Another ‘despotic state’ practice in an Anatolian court

Another ‘despotic state’ practice in an Anatolian court

A lawyer from the Central Anatolian province of Afyon, Umut Kılıç, took the judges’ exam and was jailed. 

Kılıç received 85 points on the written exam, which is the first phase of the qualification, but he was not able to pass the interview. This was his second try on the oral exam. 

He took the interview and attempted to explain to the members of the committee the damage the subjectivity of the interview can cause to human life.  

This is his crime. The members of the exam committee did not like this situation, called the police and had the lawyer taken out. Meanwhile, there was a scuffle and unpleasant words were exchanged. Upon that, Kılıç was sent to the Court of Peace with a demand for his arrest, and he was arrested. 

This is a really interesting situation. There are judgments by the European Court of Human Rights (ECHR) ruling that public employees and politicians can be criticized harshly. Apparently, the judge had not taken this into consideration. 

The maximum penalty Kılıç can possible get from the charge is within the limits of the deferment of the announcement of the verdict. In other words, even if he is sentenced, he will not be jailed. One can only be astonished at how the judge ruled for an arrest in this case.

The person in question is a lawyer. He has a known address, office and profession. How can the judge rule that he might escape and thus should be jailed? It is not comprehensible. 

The evidence regarding the crime is the minutes of the committee. There is no other evidence. If the defendant was not jailed, which evidence would he have spoiled? 

The head of the Turkish Bar Association, Professor Metin Feyzioğlu, said, “If it were a judge and not a lawyer who said these words, an arrest with the same enthusiasm and excitement would not have occurred.” He is right. 

This arrest, once again, shows that if you say words that sound unpleasant to the ears of the statesmen, then you find yourself in jail. The courts do not care a bit about the law, laws and fundamental human rights. This is one of the most important characteristics of the despotic state.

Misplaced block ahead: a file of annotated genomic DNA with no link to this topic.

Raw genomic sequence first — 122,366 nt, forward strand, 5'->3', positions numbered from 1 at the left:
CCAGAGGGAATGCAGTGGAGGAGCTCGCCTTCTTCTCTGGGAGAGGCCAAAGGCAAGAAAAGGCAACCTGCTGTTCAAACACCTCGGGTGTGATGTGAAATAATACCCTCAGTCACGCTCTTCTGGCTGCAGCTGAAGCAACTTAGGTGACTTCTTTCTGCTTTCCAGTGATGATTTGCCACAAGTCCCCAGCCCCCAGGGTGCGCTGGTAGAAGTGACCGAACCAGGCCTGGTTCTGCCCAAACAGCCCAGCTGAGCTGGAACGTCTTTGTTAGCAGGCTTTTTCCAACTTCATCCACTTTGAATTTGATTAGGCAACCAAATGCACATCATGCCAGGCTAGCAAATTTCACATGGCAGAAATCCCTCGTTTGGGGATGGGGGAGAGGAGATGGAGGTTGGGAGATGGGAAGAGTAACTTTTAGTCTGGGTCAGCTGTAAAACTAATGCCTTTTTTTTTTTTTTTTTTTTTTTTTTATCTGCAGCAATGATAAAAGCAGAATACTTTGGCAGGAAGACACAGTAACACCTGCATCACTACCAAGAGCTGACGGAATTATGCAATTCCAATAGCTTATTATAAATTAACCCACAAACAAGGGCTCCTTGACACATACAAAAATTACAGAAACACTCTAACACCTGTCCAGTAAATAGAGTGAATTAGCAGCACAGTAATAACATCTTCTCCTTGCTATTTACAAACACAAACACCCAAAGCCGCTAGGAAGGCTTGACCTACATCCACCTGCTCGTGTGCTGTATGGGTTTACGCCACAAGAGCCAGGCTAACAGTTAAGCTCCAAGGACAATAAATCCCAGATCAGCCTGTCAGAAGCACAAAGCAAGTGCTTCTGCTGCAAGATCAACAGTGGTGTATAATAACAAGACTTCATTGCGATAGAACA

Public employees and politicians ruling the state consider themselves above everything and everyone. You cannot ask them anything; you cannot claim your rights. If you do, then you need to choose between a rock and a hard place. 

A country without opposition    

A link in the operation of making Turkey a country without opposition with the help of the justice system has been the investigation about a video clip shot by “Art Assembly.” It is a film protesting why the killer of Gezi victim Berkin Elvan has not yet been found. Famous artists feature in the film asking where the killers of Berkin Elvan are.  

The film ends with the slogan, “Stop life on March 11 for Berkin.”

An investigation has started for the artists in the film because of a complaint that “people were called to take to the streets.” The artists are being investigated on charges of “solicitation.” 

There is one aim to this investigation: To intimidate and oppress the opposition. 

In a democratic country, neither “people taking to the streets” nor “calling people to take to the streets” is a crime. People can take to the streets to enjoy their right to protest or invite people to the streets. It could be a general strike, a gathering or a march. 

A crime is committed when those who took to the streets become violent; taking to the streets en masse is not a crime by itself. It is a right protected by ECHR judgments. 

Prosecutors no doubt know this but those in power and the Supreme Council of Judges and Prosecutors (HSYK) under its surveillance are trying to create such pressure through the justice system that some of them voluntarily and some of them compulsorily open these investigations.  

But what follows is the damage caused to the confidence of the independent judiciary.